That's possible, of course. But it's hard to see why Jordan would make such explosive comments, when there are far easier ways to pander. The usual approach is to pull out a yellow legal pad, take copious notes (or pretend to) lean in toward the speaker, nod a lot, say "mmm hmmm" and "I see" and then, at the end say something like "I can certainly see why you're so upset, and we are definitely going to look into this." If Jordan really was just pandering when he made those comments about bullying, cussing, screaming, yelling and threatening, then he's taken pandering to a whole new level.

We also know that Kansas takes children at one of the highest rates in the nation and Sedgwick County, which includes Wichita, might be a contender for child removal capital of America. But it doesn't show up in official figures. That's because the state found a loophole in federal rules for reporting entries into care. (see Turning foster children into unpersons , What Dorothy learned and Kansas forgot, It's not Oz, it's Kansas, and NCCPR's report on Kansas child welfare). It's a sleazy tactic and, when it comes to statistics abuse, we know of no other child welfare system in the nation that has sunk so low. But the federal government has chosen to look the other way. And we know that a lot of the impetus for the high rate of removal in Sedgwick County comes from the District Attorney's office. But that office denies any bullying of caseworkers.

Meanwhile, the county's judges whom, one would hope, would be first to demand an independent investigation, instead are making clear they desperately want to cling to their rubber-stamps and avoid any serious attempt to weigh evidence. The judges say they haven't seen any bullying. But if bullying is going on, surely the judges don't expect it to unfold before their eyes in open court, do they?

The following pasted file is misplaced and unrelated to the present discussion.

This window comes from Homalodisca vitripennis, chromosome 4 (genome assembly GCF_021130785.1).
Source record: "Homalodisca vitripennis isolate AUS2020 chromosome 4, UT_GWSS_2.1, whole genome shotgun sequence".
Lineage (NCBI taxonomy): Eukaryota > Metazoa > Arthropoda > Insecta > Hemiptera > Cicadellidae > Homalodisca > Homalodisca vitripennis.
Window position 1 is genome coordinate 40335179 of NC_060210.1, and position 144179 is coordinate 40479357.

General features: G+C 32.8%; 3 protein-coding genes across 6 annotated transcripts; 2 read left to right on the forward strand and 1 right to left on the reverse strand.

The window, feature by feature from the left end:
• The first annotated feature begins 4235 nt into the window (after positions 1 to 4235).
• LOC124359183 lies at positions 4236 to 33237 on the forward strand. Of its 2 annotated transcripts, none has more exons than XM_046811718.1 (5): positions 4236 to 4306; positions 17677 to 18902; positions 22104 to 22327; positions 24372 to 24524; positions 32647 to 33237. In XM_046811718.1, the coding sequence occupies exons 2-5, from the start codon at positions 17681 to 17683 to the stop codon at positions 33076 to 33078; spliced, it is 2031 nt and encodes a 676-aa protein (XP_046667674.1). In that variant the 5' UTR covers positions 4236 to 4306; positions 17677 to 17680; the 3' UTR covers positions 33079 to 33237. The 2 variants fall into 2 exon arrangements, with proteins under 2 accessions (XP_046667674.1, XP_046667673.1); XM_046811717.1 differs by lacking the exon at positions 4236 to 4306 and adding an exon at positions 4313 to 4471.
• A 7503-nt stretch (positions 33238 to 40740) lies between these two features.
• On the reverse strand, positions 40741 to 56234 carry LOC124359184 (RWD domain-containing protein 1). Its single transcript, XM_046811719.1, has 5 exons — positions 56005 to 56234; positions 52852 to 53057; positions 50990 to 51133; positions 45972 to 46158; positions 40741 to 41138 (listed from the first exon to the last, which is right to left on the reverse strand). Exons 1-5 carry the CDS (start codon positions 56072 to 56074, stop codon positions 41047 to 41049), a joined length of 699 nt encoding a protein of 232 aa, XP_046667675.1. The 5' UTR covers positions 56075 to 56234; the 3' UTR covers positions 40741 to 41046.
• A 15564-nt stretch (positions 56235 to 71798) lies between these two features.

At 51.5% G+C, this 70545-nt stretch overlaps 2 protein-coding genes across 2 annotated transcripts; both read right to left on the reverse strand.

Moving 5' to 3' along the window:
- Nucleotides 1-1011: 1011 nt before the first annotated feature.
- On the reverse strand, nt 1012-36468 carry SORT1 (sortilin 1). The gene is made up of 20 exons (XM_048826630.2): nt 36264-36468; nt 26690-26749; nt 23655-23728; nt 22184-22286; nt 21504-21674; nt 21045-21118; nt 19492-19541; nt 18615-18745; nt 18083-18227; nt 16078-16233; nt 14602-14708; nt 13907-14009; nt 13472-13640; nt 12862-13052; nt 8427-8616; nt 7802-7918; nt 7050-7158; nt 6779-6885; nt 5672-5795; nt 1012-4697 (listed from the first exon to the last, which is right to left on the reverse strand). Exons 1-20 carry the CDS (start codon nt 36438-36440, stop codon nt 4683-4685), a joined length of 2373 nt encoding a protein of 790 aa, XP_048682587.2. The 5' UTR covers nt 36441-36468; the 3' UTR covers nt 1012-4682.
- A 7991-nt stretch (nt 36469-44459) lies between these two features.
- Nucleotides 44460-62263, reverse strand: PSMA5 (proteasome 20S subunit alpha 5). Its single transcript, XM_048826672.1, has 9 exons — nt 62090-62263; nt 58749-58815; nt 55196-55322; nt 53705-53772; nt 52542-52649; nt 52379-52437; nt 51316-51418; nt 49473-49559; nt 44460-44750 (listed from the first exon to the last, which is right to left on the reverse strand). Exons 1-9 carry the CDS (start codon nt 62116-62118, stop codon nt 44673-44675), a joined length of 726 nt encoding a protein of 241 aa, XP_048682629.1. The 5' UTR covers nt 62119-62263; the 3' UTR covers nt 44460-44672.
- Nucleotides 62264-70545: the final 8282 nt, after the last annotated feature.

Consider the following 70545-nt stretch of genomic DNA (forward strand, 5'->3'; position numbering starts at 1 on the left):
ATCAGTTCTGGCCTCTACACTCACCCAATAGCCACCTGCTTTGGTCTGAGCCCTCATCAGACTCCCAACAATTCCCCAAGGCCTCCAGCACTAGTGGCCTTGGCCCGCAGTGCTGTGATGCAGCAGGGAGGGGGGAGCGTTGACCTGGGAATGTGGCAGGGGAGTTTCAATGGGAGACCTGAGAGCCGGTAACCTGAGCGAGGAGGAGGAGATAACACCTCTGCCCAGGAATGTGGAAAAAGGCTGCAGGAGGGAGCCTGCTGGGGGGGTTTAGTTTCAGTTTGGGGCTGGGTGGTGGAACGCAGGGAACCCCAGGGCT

But there is one thing we know for sure: If Paschal's description of Jordan's comment is accurate, then Don Jordan has made at least one statement that is blatantly false. We just don't know which one – the one about bullying or the one about pandering.

We also know that if caseworkers are caving in to pressure to hype their allegations against birth parents, then they are violating federal law which requires those workers to make reasonable efforts to keep families together. If, on the other hand, that claim from Jordan was just "pandering" then Kansas is violating its obligations concerning its Child and Family Services Review. Those obligations include meeting with Citizens for Change. If Jordan said he was just pandering, then he was merely going through the motions, holding the meeting to say he held the meeting, rather than to actually exchange ideas or improve the child welfare system. I presume this is not what the federal government had in mind when it approved Kansas' plan.

So NCCPR has joined Citizens for Change in calling on the relevant federal agency, the Children's Bureau of the Administration for Children and Families in the Department of Health and Human Services, to investigate Kansas SRS. But we're not optimistic. The Children's Bureau is the same agency that said it saw no problem in Kansas' scheme to keep thousands of foster care placements out of official statistics.

But the feds aren't the only one who bear responsibility here. A major share of the blame – and full responsibility, now that it's all out in the open - rests with Don Jordan's boss. She tolerated the manipulation of statistics. Will she also tolerate a cabinet secretary who either panders or allows his caseworkers to be bullied – or maybe both? The buck stops with Jordan's boss – the governor of Kansas, Kathleen Sebelius.

What are you going to do about it, Governor?